“For me, with re­gard to the idea of po­ten­tially re­fer­ring out the half-cent sales tax … I thought it was im­por­tant to show the peo­ple of Arkansas that we have tried to do some things dif­fer­ently, so I ap­pre­ci­ate the gov­er­nor’s will­ing­ness to work with me and oth­ers with re­gard to the $35 mil­lion that pro­vides us a good base of sup­port from the funds that we al­ready have avail­able and then with the gam­ing rev­enue, the pos­si­bil­ity of grow­ing that amount over time is very at­trac­tive,” he said.


Shep­herd said the pre­sen­ta­tion of the gov­er­nor’s high­way fund­ing plan will hope­fully help some rep­re­sen­ta­tives em­brace Hutchin­son’s pro­posed in­come tax cut.

“I think this will al­low us to pick up a few more votes on the tax cut pro­posal,” the speaker said.

Shep­herd said the gov­er­nor’s in­come tax leg­is­la­tion will be con­sid­ered in the House Rev­enue and Tax­a­tion Com­mit­tee this morn­ing and he ex­pects the House to con­sider the bill later this week.

“We got to get our tax bill passed,” Hutchin­son said. “I want that passed and ad­dressed this week.”

Hutchin­son’s tax cut leg­is­la­tion is Se­nate Bill 211 by Sen. Jonathan Dis­mang, R-Searcy.

State of­fi­cials project it would re­duce rev­enue by $97 mil­lion a year af­ter it is fully im­ple­mented. The bill re­quires a three-fourths vote for ap­proval be­cause it would in­crease in­come

tax rates on some tax­pay­ers, but no tax­pay­ers would be hit with a tax in­crease, ac­cord­ing to state of­fi­cials.

The House in­cludes 76 Repub­li­cans and 24 Democrats.

Be­fore the gov­er­nor’s an­nounce­ment Mon­day, House Democrats held a news con­fer­ence to pro­mote leg­is­la­tion to cre­ate a tax credit for low-in­come and mid­dle-in­come tax­pay­ers.

Rep. Tippi McCul­lough, D-Lit­tle Rock, on Fri­day in­tro­duced House Bill 1418 to cre­ate a state earned in­come tax credit that would be equal to 10 per­cent of the fed­eral earned in­come tax credit. She said the credit would pro­vide tax re­lief to more than 300,000 work­ing fam­i­lies.

House Demo­cratic leader Charles Blake, D-Lit­tle Rock, said HB1418 would re­duce rev­enue by $78 mil­lion a year and he hopes the bill is pre­sented to the House tax com­mit­tee to­day.

But House Rev­enue and Tax­a­tion Com­mit­tee Chair­man Joe Jett, R-Suc­cess, said he doesn’t ex­pect the com­mit­tee to con­sider McCul­lough’s leg­is­la­tion to­day be­cause the fi­nance depart­ment hasn’t pro­vided a fis­cal im­pact state­ment on it yet. He said he plans to let McCul­lough present the bill to the com­mit­tee as soon as pos­si­ble af­ter the state­ment is com­pleted.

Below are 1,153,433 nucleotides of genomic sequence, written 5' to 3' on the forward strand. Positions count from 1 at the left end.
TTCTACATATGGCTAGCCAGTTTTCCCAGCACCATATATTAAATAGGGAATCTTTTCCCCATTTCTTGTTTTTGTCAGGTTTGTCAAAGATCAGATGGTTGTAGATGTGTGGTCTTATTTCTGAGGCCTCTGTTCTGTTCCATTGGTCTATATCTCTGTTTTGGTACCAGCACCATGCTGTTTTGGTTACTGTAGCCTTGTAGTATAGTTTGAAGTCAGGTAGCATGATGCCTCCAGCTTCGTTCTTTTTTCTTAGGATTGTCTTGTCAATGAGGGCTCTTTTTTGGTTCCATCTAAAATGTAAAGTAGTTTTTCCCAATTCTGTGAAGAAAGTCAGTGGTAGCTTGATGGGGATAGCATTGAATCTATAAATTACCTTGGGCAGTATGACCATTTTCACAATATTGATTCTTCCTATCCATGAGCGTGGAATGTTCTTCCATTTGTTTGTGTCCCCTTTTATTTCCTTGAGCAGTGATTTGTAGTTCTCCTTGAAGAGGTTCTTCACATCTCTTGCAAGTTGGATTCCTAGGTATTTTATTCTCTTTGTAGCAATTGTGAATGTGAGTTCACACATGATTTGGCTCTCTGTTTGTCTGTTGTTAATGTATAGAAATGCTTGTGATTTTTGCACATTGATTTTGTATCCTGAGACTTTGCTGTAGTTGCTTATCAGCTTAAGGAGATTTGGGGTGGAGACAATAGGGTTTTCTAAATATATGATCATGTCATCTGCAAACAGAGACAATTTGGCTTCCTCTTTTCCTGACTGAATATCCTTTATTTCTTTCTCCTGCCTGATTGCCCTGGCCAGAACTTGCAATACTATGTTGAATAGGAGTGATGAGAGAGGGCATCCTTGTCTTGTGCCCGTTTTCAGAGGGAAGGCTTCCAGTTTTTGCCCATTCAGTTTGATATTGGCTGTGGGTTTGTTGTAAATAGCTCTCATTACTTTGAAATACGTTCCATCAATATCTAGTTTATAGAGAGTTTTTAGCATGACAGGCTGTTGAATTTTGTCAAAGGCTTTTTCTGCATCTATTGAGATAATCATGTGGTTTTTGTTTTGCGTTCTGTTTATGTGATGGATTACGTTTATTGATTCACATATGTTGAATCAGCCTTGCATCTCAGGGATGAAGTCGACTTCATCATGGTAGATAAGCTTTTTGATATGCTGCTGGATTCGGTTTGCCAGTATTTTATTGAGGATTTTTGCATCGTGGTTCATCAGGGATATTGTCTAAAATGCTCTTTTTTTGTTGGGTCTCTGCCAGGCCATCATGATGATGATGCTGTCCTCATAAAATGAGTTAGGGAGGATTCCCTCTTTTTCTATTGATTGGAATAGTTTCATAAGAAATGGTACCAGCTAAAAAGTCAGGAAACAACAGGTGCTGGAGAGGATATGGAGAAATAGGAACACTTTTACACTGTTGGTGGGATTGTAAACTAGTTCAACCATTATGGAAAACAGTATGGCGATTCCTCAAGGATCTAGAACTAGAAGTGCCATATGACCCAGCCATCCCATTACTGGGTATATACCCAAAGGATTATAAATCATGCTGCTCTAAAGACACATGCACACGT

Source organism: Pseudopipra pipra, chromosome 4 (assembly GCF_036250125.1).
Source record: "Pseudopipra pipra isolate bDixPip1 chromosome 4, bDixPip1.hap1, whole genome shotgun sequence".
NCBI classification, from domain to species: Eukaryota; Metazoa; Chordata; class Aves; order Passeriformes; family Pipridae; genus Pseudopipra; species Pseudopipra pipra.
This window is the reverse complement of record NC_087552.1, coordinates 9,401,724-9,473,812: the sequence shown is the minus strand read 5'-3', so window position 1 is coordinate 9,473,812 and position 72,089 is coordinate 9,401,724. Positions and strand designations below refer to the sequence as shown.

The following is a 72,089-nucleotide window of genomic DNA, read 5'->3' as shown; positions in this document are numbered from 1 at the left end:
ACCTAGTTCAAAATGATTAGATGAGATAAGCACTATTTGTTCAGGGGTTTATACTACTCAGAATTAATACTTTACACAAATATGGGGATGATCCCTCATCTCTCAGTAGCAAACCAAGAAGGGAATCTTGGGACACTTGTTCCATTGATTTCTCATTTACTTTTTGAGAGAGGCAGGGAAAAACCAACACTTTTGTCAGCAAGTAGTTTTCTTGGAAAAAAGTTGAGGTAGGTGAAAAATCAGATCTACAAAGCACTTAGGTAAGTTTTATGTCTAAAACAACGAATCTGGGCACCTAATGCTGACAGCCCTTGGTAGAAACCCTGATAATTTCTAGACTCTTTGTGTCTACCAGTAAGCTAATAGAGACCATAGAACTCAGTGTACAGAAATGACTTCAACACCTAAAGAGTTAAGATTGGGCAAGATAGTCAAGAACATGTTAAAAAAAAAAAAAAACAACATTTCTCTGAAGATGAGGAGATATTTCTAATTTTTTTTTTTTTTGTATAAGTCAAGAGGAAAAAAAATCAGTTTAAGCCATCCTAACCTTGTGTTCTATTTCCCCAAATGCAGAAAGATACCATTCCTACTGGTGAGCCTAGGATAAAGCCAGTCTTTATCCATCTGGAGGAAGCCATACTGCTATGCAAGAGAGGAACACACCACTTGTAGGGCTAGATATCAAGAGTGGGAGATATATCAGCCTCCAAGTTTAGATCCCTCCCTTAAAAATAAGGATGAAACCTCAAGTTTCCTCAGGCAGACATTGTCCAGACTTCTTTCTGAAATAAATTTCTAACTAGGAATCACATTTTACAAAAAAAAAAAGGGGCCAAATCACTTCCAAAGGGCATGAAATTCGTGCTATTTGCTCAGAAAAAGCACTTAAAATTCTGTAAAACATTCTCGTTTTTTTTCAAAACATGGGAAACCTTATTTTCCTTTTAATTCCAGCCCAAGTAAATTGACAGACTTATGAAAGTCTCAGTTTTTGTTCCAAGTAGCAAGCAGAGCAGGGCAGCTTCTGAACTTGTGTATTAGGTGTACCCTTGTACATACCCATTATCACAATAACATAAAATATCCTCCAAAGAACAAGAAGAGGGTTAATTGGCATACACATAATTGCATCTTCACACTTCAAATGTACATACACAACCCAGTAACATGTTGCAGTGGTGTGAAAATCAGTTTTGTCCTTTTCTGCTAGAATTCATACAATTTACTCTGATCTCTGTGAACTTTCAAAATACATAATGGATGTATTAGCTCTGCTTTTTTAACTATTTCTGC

Blake said he also ex­pects leg­is­la­tion to be in­tro­duced soon to cre­ate a state earned in­come tax credit that would re­duce rev­enue and limit Hutchin­son’s pro­posed tax cut to those with less than $456,000 a year in tax­able in­come. The re­duced rev­enue would be about $103 mil­lion a year — about $78 mil­lion for cre­at­ing the earned in­come tax credit and about $25 mil­lion by lim­it­ing Hutchin­son’s pro­posed tax cut for those with less than $456,000 a year in tax­able in­come — un­der his plan, he said.

Dur­ing a meet­ing of the Leg­isla­tive Black Cau­cus, Hutchin­son’s high­way fund­ing plan drew some crit­i­cism from sev­eral Democrats.

Sen. Linda Ch­ester­field, D-Lit­tle Rock, said, “We just cut taxes on the wealthy” with the Se­nate’s ap­proval of Hutchin­son’s in­come tax plan on Wed­nes­day.

“One of my main con­cerns in the Se­nate was, that you’re go­ing to raise taxes on the lit­tle guy,” she said. “You’re talk­ing about a three cents tax on gas or a six cents tax on diesel, that’s the lit­tle guy. So in or­der to bal­ance the bud­get or to get high­way fund­ing, you’re go­ing to have to call on the lit­tle guy to up some more money one way or an­other. That’s what’s trou­bling to me about the whole thing,” she said.

Rep. Megan God­frey, D-Spring­dale, said in an in­ter­view, “There’s a lot about the plan that we like.

“I’m glad the gov­er­nor is mak­ing an in­vest­ment in in­fra­struc­ture, and I think it has a good bal­ance,” she said.

“We do want to en­sure that it does what it says it does,” leav­ing any ser­vices that de­pend on gen­eral rev­enue un­harmed, God­frey added.

In­for­ma­tion for this ar­ti­cle was con­trib­uted by Hunter Field and John Moritz of the Arkansas Demo­crat-Gazette.

Arkansas Demo­crat-Gazette/STATON BREIDENTHAL

Gov. Asa Hutchin­son lis­tens Mon­day dur­ing a news con­fer­ence at the state Capi­tol where he un­veiled his high­way plan. Leg­isla­tive lead­ers were com­ment­ing about the pro­posal that would per­ma­nently ex­tend a half-per­cent sales tax, in­crease fuel taxes and tap casino rev­enue.